September 11, 2022
Yes, it's been one game.
Yes, the Eagles won their season opener in Detroit on Sunday.
But there were some pretty glaring issues on defense and you can be sure Jonathan Gannon and his crew will not be happy when they hit the meeting rooms back in South Philly next week.
The Birds were inconsistent on defense, to be sure, relenting an ugly touchdown march to open the game before forcing three consecutive three and outs and a pick-six in the first half. But in the second half, the issues looked more consistent.
Here's why it might not be an stretch to be worried...
The Eagles added sack machine Haason Reddick, and a school bus of a defensive tackle in Jordan Davis while retaining their best defensive linemen this offseason. They also returned a healthy Brandon Graham after an ACL tear ruined his 2021.
Without Graham and the aforementioned additions last year, the Eagles had just 29 sacks as a team — the second fewest of any team in football (and 26 fewer than the Steelers). Surely, with the Lions offensive line hit by the injury bug early and all this talent, they'd be able to bring down a relatively immobile quarterback in Jared Goff right?
Well, while they were able to get consistent pressure to be sure, the D-line did not bring Goff down at all until the fourth quarter, a key third down half sack for both Graham and All-Pro Fletcher Cox. It came on a fumbled snap at that. It was a good start, but coming away from Week 1 of 17 with a single sack on the ledger is not a promising sign moving forward.
Anyone who watched the game in real time saw broken tackle after broken tackle as the Lions' running backs picked up yards at will all game long against an Eagles rushing defense that allowed the ninth fewest rushing yards in total last season.
Philly defenders got one or two hands on Lions ball-carriers at least a dozen times without a tackle to show for it, and Detroit was able to pick up yards in bunches after first being touched.
The Eagles practiced a lot less than in previous years in training camp with essentially no live hitting. The tackling looked suspect in the preseason games, and shorter sessions on the field at the NovaCare Complex had to have played a role in a shaky start in Week 1 for the defense.
Here's what Gannon had to say back at the end of July when asked about this potential outcome:
"I think the head coach's schedule for what he has set up this training camp is phenomenal and I'm in love with it.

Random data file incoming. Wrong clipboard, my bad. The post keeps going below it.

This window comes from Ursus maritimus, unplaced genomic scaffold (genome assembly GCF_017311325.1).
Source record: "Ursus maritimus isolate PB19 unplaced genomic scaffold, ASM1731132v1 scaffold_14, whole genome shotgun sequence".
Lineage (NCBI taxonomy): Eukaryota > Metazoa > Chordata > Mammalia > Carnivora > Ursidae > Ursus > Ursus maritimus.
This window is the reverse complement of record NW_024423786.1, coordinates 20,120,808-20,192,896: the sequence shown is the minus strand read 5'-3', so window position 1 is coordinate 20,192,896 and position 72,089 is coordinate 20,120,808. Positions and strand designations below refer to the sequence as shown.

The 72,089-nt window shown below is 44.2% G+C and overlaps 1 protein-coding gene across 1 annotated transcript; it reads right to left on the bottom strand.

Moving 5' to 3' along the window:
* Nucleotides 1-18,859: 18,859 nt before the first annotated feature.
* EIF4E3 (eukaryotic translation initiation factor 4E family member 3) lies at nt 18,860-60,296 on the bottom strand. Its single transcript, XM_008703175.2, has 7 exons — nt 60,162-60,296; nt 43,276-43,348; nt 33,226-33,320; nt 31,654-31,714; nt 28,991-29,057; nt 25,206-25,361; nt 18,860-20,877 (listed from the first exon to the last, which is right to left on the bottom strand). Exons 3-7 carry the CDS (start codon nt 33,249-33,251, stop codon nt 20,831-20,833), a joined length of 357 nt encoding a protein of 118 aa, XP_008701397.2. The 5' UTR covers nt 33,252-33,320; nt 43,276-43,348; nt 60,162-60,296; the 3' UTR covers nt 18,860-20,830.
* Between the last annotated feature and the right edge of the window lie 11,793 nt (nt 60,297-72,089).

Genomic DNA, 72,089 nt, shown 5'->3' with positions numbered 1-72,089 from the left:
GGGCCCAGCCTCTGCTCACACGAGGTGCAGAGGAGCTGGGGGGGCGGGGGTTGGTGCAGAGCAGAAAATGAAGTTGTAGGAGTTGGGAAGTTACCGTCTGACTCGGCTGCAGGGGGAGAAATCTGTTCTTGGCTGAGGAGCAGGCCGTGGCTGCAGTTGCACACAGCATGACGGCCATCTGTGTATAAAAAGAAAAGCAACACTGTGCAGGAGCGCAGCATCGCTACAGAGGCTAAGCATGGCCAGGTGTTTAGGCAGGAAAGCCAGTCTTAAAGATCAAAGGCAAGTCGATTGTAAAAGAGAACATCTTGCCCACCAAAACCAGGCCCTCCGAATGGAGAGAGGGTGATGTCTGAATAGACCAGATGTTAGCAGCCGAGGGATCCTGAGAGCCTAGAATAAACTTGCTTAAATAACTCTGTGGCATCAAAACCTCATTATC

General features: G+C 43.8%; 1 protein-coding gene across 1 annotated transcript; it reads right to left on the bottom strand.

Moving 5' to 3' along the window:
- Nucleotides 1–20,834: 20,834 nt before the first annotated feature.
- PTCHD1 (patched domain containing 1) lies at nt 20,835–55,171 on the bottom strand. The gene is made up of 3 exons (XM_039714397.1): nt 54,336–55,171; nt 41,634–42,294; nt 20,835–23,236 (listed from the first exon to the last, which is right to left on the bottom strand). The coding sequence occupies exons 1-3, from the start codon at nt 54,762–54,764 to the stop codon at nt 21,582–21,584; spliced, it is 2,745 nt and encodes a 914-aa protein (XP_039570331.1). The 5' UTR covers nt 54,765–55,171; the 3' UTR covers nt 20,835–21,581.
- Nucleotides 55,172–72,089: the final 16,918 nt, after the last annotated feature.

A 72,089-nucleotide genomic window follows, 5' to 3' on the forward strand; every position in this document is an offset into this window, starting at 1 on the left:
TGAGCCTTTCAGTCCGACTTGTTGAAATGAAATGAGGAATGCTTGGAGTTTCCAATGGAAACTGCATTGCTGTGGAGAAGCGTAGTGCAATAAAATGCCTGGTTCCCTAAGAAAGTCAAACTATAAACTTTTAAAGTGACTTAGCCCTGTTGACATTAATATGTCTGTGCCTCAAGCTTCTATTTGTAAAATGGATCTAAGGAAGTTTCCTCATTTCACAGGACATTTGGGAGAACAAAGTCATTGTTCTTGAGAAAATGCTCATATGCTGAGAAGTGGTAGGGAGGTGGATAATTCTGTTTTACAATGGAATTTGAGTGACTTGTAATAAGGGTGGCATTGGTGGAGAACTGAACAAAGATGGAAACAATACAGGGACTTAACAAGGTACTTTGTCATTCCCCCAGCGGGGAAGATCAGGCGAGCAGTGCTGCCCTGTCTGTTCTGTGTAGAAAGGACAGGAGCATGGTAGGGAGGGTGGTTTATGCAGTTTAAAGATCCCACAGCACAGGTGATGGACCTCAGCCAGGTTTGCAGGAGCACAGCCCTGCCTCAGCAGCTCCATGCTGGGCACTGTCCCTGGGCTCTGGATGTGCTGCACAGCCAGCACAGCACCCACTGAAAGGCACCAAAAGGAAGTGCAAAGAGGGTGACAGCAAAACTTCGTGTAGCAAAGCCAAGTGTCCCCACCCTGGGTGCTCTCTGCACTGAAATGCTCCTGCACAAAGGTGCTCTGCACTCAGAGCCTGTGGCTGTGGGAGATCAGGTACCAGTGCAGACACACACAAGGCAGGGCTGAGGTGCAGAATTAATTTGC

You know, when talked about it, ‘Hey, here is what we're going to do,’ you know, it's not just a day-by-day thing. Sometimes you can look at, ‘Oh, they're only the field for a buck 15.’ Well, we have 30 some odd days. You don't see the walk-throughs and the hours of meetings that these guys go through, and the film study and the film session. Our guys will be ready to go with this schedule, and I actually think they'll be more ready to go this year."
The defense allowed 386 total yards and 35 points. They also allowed conversions on nine of 14 third downs, which is less than ideal. You can draw your own conclusions about readiness.
A season ago, the Eagles defense allowed a tick under 108 yards per game on defense, and 4.0 yards per carry (and 18 rushing TDs, just over one per game). In their ugly but still successful outing in Week 1, the defense set a terrible tone for the season.
The Lions ran 28 times for 181 yards (6.7 yards per carry) and three rushing touchdowns. They also let D'Andre Swift break through for a gain of 50 yards and four other rushes for more than 10 yards.
This would be acceptable if the defense tightened it up against the pass — but the stout air defense from the first three quarters bent and broke late in the game, allowing Goff to overcome some terrible decisions and excellent coverage early (including four tipped passes that were nearly interceptions) and hook up with Amon-Ra St. Brown in the third and D.J. Chark in the fourth, cutting a double-digit deficit to just a field goal.
Gannon sort of implemented a bend-but-not-break defensive approach in his first season running the Philly defense. In Year 2, it looks like it'll be more of the same. The real question Eagles fans will need to contend with in the aftermath of this way too close victory is whether the Lions were better than we thought, or the defense is going to struggle against both good AND bad teams in 2022.
Allowing 35 points to the Lions = how many points given up to the Vikings next week...?
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